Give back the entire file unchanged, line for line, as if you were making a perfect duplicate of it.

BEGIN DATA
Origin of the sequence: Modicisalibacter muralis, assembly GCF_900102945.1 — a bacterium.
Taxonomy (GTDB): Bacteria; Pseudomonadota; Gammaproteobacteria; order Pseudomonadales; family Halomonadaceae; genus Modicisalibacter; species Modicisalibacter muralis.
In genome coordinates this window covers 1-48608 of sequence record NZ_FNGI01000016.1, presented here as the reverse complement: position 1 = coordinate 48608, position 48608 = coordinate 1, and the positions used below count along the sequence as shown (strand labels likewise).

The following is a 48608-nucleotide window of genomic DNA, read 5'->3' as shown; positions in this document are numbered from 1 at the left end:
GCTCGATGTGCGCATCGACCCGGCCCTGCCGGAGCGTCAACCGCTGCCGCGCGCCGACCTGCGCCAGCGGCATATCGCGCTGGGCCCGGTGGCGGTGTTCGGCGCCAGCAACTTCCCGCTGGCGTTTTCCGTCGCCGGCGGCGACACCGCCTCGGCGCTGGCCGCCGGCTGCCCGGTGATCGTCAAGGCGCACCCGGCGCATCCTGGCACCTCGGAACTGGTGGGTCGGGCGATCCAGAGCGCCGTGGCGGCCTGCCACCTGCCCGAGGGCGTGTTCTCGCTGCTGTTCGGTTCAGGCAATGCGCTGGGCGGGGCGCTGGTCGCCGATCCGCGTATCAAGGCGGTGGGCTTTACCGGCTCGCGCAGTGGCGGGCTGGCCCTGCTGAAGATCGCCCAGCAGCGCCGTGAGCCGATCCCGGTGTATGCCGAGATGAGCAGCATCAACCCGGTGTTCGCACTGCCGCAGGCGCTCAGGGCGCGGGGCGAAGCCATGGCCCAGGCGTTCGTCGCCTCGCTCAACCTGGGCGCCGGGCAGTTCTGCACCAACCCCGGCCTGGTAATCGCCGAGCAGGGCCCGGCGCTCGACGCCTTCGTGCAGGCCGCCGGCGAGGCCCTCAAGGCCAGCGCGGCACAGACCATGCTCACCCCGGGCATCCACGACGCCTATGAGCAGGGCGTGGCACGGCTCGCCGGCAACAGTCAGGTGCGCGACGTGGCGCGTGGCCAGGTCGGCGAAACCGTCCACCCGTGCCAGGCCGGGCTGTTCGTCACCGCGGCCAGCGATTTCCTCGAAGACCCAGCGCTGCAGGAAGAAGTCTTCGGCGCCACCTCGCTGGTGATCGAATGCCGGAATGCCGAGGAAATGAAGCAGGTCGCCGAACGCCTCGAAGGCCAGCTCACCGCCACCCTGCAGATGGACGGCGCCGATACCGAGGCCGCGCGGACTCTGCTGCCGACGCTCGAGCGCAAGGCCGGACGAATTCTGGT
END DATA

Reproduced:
Origin of the sequence: Modicisalibacter muralis, assembly GCF_900102945.1 — a bacterium.
Taxonomy (GTDB): Bacteria; Pseudomonadota; Gammaproteobacteria; order Pseudomonadales; family Halomonadaceae; genus Modicisalibacter; species Modicisalibacter muralis.
In genome coordinates this window covers 1-48608 of sequence record NZ_FNGI01000016.1, presented here as the reverse complement: position 1 = coordinate 48608, position 48608 = coordinate 1, and the positions used below count along the sequence as shown (strand labels likewise).

The following is a 48608-nucleotide window of genomic DNA, read 5'->3' as shown; positions in this document are numbered from 1 at the left end:
GCTCGATGTGCGCATCGACCCGGCCCTGCCGGAGCGTCAACCGCTGCCGCGCGCCGACCTGCGCCAGCGGCATATCGCGCTGGGCCCGGTGGCGGTGTTCGGCGCCAGCAACTTCCCGCTGGCGTTTTCCGTCGCCGGCGGCGACACCGCCTCGGCGCTGGCCGCCGGCTGCCCGGTGATCGTCAAGGCGCACCCGGCGCATCCTGGCACCTCGGAACTGGTGGGTCGGGCGATCCAGAGCGCCGTGGCGGCCTGCCACCTGCCCGAGGGCGTGTTCTCGCTGCTGTTCGGTTCAGGCAATGCGCTGGGCGGGGCGCTGGTCGCCGATCCGCGTATCAAGGCGGTGGGCTTTACCGGCTCGCGCAGTGGCGGGCTGGCCCTGCTGAAGATCGCCCAGCAGCGCCGTGAGCCGATCCCGGTGTATGCCGAGATGAGCAGCATCAACCCGGTGTTCGCACTGCCGCAGGCGCTCAGGGCGCGGGGCGAAGCCATGGCCCAGGCGTTCGTCGCCTCGCTCAACCTGGGCGCCGGGCAGTTCTGCACCAACCCCGGCCTGGTAATCGCCGAGCAGGGCCCGGCGCTCGACGCCTTCGTGCAGGCCGCCGGCGAGGCCCTCAAGGCCAGCGCGGCACAGACCATGCTCACCCCGGGCATCCACGACGCCTATGAGCAGGGCGTGGCACGGCTCGCCGGCAACAGTCAGGTGCGCGACGTGGCGCGTGGCCAGGTCGGCGAAACCGTCCACCCGTGCCAGGCCGGGCTGTTCGTCACCGCGGCCAGCGATTTCCTCGAAGACCCAGCGCTGCAGGAAGAAGTCTTCGGCGCCACCTCGCTGGTGATCGAATGCCGGAATGCCGAGGAAATGAAGCAGGTCGCCGAACGCCTCGAAGGCCAGCTCACCGCCACCCTGCAGATGGACGGCGCCGATACCGAGGCCGCGCGGACTCTGCTGCCGACGCTCGAGCGCAAGGCCGGACGAATTCTGGT